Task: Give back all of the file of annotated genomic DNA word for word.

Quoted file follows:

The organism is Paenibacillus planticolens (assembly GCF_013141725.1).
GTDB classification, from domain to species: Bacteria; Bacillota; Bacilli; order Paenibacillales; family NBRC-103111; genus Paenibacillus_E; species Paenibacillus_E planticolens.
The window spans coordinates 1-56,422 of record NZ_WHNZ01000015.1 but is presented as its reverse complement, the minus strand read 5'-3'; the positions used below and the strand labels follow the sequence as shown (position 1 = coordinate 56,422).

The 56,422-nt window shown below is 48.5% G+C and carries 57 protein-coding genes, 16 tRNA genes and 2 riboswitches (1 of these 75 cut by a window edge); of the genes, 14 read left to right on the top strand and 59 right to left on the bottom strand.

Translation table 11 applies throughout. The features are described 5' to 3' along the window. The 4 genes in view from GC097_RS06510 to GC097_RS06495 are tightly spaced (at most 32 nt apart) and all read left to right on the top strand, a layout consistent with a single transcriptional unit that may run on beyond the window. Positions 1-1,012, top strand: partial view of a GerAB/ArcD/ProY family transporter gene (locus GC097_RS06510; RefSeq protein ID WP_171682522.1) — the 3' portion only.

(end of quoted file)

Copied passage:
The organism is Paenibacillus planticolens (assembly GCF_013141725.1).
GTDB classification, from domain to species: Bacteria; Bacillota; Bacilli; order Paenibacillales; family NBRC-103111; genus Paenibacillus_E; species Paenibacillus_E planticolens.
The window spans coordinates 1-56,422 of record NZ_WHNZ01000015.1 but is presented as its reverse complement, the minus strand read 5'-3'; the positions used below and the strand labels follow the sequence as shown (position 1 = coordinate 56,422).

The 56,422-nt window shown below is 48.5% G+C and carries 57 protein-coding genes, 16 tRNA genes and 2 riboswitches (1 of these 75 cut by a window edge); of the genes, 14 read left to right on the top strand and 59 right to left on the bottom strand.

Translation table 11 applies throughout. The features are described 5' to 3' along the window. The 4 genes in view from GC097_RS06510 to GC097_RS06495 are tightly spaced (at most 32 nt apart) and all read left to right on the top strand, a layout consistent with a single transcriptional unit that may run on beyond the window. Positions 1-1,012, top strand: partial view of a GerAB/ArcD/ProY family transporter gene (locus GC097_RS06510; RefSeq protein ID WP_171682522.1) — the 3' portion only.